DeepView/Mutating Amino Acids

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DeepView is a free molecular modeling program available for both Windows and OS X. Here are instructions for using DeepView to mutate an amino acid.

Caution: DeepView cannot predict changes in overall protein conformation after mutating amino acids, and it is unlikely that any existing program can do this reliably. Therefore, mutating one or more amino acids in an existing protein model will allow you to visualize the mutated sidechains in the context of the wild-type protein structure, but the resultating mutated model may not reflect changes that such mutations may induce in protein structure.

The following instructions were written for DeepView 4.1, current in May, 2015 (released October, 2012).

  1. Use DeepView's File menu item "Open PDB File" to load your molecule.
  2. If you can find the residue you want to mutate by inspecting the structure, you can skip this step. If the Control Panel window is not showing, use the Window menu to open it. This allows you to see the sequences of the protein chains. Find the residue of interest in the list in the Control Panel. Click the checkmark in the "show" column while watching the model. You should see the residue of interest disappearing and reappearing. Rotate the molecule to position the residue of interest for a clear view.

    Surface residues are easiest to see. If the residue of interest is buried, you may use the Display menu to turn on Slab. Move the slab plane by holding down the shift key while dragging the mouse up and down.
  3. To confirm that you have the correct residue, click the identification button (top row of large square buttons, near the middle of the row, with a large question mark in it), then click the residue in the 3D image. An identifying label should appear next to the residue you clicked.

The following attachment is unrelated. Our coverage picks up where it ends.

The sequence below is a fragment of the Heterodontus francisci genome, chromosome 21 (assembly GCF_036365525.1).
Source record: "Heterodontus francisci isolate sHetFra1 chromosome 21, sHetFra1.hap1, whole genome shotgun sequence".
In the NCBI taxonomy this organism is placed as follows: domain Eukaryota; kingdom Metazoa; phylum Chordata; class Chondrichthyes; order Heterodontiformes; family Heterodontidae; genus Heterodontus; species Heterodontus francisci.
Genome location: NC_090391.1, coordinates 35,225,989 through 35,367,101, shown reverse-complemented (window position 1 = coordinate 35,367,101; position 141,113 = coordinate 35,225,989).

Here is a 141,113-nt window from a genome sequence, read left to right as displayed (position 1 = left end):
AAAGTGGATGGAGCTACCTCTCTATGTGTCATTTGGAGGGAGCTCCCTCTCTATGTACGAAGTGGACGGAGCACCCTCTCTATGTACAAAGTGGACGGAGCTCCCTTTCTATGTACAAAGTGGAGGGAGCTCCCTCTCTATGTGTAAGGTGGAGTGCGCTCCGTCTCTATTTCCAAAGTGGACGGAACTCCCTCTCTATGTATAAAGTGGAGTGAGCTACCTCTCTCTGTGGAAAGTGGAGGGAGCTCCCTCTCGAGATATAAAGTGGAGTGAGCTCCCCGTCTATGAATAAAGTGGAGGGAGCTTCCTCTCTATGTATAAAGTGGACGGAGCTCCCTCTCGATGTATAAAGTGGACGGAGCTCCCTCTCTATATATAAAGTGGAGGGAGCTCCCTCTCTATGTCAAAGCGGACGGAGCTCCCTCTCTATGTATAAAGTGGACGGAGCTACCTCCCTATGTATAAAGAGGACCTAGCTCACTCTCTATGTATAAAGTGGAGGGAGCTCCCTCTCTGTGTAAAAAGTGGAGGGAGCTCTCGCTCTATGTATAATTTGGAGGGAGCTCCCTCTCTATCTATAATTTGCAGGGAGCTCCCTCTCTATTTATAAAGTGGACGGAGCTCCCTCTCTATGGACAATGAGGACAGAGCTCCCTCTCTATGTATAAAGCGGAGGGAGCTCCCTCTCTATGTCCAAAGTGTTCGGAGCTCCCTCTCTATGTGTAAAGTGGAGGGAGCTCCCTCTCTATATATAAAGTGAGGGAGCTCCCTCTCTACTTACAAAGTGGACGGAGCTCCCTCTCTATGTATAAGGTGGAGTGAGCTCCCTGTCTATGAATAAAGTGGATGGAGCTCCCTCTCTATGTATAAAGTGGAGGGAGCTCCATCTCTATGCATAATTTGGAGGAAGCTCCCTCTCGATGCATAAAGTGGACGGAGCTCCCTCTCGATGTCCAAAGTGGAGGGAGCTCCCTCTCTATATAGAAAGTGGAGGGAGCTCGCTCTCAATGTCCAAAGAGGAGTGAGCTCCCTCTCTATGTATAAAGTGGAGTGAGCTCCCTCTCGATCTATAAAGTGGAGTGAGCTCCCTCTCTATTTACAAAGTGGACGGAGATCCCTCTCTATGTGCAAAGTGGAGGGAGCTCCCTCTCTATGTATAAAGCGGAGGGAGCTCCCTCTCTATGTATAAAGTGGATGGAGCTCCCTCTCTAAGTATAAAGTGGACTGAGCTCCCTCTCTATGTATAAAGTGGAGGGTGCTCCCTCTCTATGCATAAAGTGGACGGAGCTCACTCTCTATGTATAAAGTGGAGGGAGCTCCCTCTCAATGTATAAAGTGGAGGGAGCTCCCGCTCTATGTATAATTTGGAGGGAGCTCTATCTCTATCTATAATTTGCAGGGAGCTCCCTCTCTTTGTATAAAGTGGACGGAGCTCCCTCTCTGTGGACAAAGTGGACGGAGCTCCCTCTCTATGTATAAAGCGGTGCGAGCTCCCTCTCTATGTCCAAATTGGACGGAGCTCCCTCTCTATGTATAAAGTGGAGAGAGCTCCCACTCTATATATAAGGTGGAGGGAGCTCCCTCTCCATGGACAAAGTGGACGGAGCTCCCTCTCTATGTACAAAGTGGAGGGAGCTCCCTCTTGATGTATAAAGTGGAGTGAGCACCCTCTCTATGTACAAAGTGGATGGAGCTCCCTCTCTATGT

4. Click the Mutate button (in the top row of large square buttons).

  5. Click on the residue you want to mutate, and a menu of the 20 amino acids will open. Release the mouse button and slide the mouse away from the menu, and the current amino acid will be highlighted (highlight not seen in OS X). Click on the target amino acid for the mutation of this residue -- the new sidechain appears immediately!

  6. Notice the rotamer message in red that appears just below the top row of large square buttons.

    • There are a number of possible conformations of the mutated sidechain, called "rotamers". Automatically, a rotamer has been selected with the lowest energy (fewest collisions and most favorable hydrogen bonds, if any). Following "R" are numbers such as 2/7, meaning that there are 7 possible rotamers for this amino acid, and the second has been selected automatically.
    • There may be several rotamer positions with equally low energy. Notice the score following "s:". Negative scores are favorable and positive scores are unfavorable. Click on one of the small triangles near the red rotamer message to step through the possible rotamers, noting the energy score for each one. As you do this, notice the green and pink dotted lines, which represent favorable hydrogen bonds or unfavorable steric collisions, respectively. Choose any one of the lowest energy rotamers that you prefer.

      If you have Slab on, some of the green or pink lines may be hidden because they are outside the slab. Hold down Shift while dragging the mouse up and down to move the slab plane.
    • You may also wish to take into account the probability (value following "p:") of each rotamer for the secondary structure in which the mutated residue occurs.

  7. Click the "Mutate" button again, and either accept or discard the mutation.

  8. If you used the identification button to label the residue, the label does not change to reflect a mutation. Open the "Display" menu, select "Labels" and click on "Clear User Labels".

  9. Use the File menu to Save Current Layer (the one Layer you have loaded). This saves a PDB file that you can use in FirstGlance in Jmol or other software packages.

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Eric Martz

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